The amendment would replace the term “accessory apartments” with “accessory dwelling units (ADUs)” to allow detached units as well as the current internal and attached units and alter the conditions and requirements applicable to all types of units.
The public hearing will continue on Tuesday, Feb. 9, to give town counsel time to rule on certain issues with the current draft of the amendment.
At the 2019 special town meeting, the amendment fell short of the two-thirds majority necessary to pass. Subsequently, the Planning Board added provisions for site plan review and input from abutters, in response to feedback from debate on the article.
The article was indefinitely postponed at the 2020 annual town meeting; that warrant was streamlined because of the pandemic.
Jeff Cohen, chair of the Planning Board, noted that the article should now require only a simple majority to pass, due to a new economic development package signed into law by the governor.
However, Assistant Planner Catherine Perry noted that, since the definition of an ADU in the amendment differs from the state’s, town counsel may need to weigh in.
Both the state and the town’s definitions include a limit on total square footage at 900 square feet. However, the state’s definition also includes language stating that the ADU cannot be more than half the size of the principal dwelling if that house is smaller than 1,800 square feet.
Perry said the currently drafted amendment includes a section pertaining to a 100-square-foot bonus for energy efficiency and/or universal design. That would cause the amendment to require a supermajority to pass.
The decision of how to best pose the amendment will be discussed with counsel prior to the resumed public hearing.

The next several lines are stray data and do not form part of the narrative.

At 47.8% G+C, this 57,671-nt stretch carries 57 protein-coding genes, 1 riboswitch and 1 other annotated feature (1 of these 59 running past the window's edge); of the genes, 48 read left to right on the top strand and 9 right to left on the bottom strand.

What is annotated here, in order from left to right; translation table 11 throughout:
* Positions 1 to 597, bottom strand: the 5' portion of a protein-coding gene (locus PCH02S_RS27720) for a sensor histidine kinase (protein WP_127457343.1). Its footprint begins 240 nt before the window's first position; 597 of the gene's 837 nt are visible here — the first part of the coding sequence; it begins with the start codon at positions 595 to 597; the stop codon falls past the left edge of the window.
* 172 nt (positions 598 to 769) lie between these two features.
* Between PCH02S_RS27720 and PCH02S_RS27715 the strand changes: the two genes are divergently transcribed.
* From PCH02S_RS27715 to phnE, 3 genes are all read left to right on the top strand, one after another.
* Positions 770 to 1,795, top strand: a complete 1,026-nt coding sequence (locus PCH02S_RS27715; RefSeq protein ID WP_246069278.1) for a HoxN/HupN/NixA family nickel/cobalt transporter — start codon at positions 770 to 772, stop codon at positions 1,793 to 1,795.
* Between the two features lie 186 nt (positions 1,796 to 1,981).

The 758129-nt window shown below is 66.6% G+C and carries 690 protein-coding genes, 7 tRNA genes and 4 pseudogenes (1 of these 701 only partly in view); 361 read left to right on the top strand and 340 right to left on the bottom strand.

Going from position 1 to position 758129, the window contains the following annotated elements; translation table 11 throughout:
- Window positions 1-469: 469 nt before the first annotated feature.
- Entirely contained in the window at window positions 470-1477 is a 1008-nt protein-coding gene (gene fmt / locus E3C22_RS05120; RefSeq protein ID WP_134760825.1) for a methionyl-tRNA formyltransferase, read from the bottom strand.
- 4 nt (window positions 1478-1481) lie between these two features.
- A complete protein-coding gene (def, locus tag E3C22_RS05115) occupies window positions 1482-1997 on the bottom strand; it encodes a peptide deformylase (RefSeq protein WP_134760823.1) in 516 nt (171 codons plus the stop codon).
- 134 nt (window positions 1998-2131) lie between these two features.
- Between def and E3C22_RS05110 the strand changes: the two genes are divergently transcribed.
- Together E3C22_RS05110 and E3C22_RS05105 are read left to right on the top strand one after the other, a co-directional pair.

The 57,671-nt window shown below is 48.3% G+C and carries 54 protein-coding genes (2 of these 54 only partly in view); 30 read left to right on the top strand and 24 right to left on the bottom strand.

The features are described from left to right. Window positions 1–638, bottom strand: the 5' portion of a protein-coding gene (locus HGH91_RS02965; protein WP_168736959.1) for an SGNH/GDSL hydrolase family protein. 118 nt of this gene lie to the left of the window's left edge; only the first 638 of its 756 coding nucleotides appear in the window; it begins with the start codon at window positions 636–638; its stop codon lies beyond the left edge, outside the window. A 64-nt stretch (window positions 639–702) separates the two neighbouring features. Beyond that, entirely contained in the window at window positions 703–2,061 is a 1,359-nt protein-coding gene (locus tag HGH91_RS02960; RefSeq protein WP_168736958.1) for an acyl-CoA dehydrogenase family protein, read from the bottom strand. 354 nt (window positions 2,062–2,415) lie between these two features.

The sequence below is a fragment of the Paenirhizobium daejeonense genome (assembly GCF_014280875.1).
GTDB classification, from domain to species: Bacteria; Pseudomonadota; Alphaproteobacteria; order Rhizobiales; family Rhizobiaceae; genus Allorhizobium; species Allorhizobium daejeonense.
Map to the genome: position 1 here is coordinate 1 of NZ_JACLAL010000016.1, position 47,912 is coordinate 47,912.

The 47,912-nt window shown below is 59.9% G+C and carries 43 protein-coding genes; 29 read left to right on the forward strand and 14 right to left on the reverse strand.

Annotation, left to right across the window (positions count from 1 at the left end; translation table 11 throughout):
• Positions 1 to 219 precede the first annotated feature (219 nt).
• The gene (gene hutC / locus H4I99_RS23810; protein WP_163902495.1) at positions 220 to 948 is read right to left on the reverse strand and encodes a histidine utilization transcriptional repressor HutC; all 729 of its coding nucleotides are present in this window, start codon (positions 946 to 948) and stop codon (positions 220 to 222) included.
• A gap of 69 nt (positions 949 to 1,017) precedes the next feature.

Planning Board Member Amy Lloyd proposed posing the portion of the amendment allowing a 100 square foot bonus as a separate warrant article at Town Meeting to allow the main article to be decided by a simple majority.
Beginning the public hearing, Robert Kalantari, a member of the Zoning Board of Appeals, voiced his own concerns on the amendment. While emphasizing that he supports accessory units, he noted that the current bylaw has an important aspect; any accessory apartments added must maintain the appearance and character of a single-family home.
In his eyes, the proposed amendment would remove this important point. He added that under the proposal, the ZBA would be largely cut out of the process of adding accessory dwelling units.
John Peterson, a former member of the Planning Board, voiced similar concerns. “By detaching a unit, it invades the rights of your neighbors to something they did not purchase originally as a part of their abutting environment.”
Armen Zildjian noted his concerns on how many accessory dwelling units would be built as a result of this bylaw. He said issues with added stress on emergency services and transportation could arise. Lloyd responded, stating that, in Bedford, an average of two accessory units are added a year. If there were a sudden uptick in applications for permits, she pointed out, the issue could be revisited at a later date.
Lloyd added that the cost of building an ADU per square foot is much larger than building a home, creating a significant financial barrier.
Planning Director Tony Fields then added that, under the current bylaw, every home in Bedford is able to add an accessory apartment. Under this bylaw, the change would mainly be allowing the unit to be detached. Cohen added that they would encourage building ADUs into existing structures like barns or garages.
Attorney Pamela Brown pointed out that, with the current zoning, spaces that logically could be used as accessory apartments like garages with upstairs sections cannot be used as such.
She also noted that there may already be detached units in use that have gone under the radar and this bylaw amendment would allow those units to be legitimized. She also noted her appreciation of including the ZBA in considering non-conforming lots.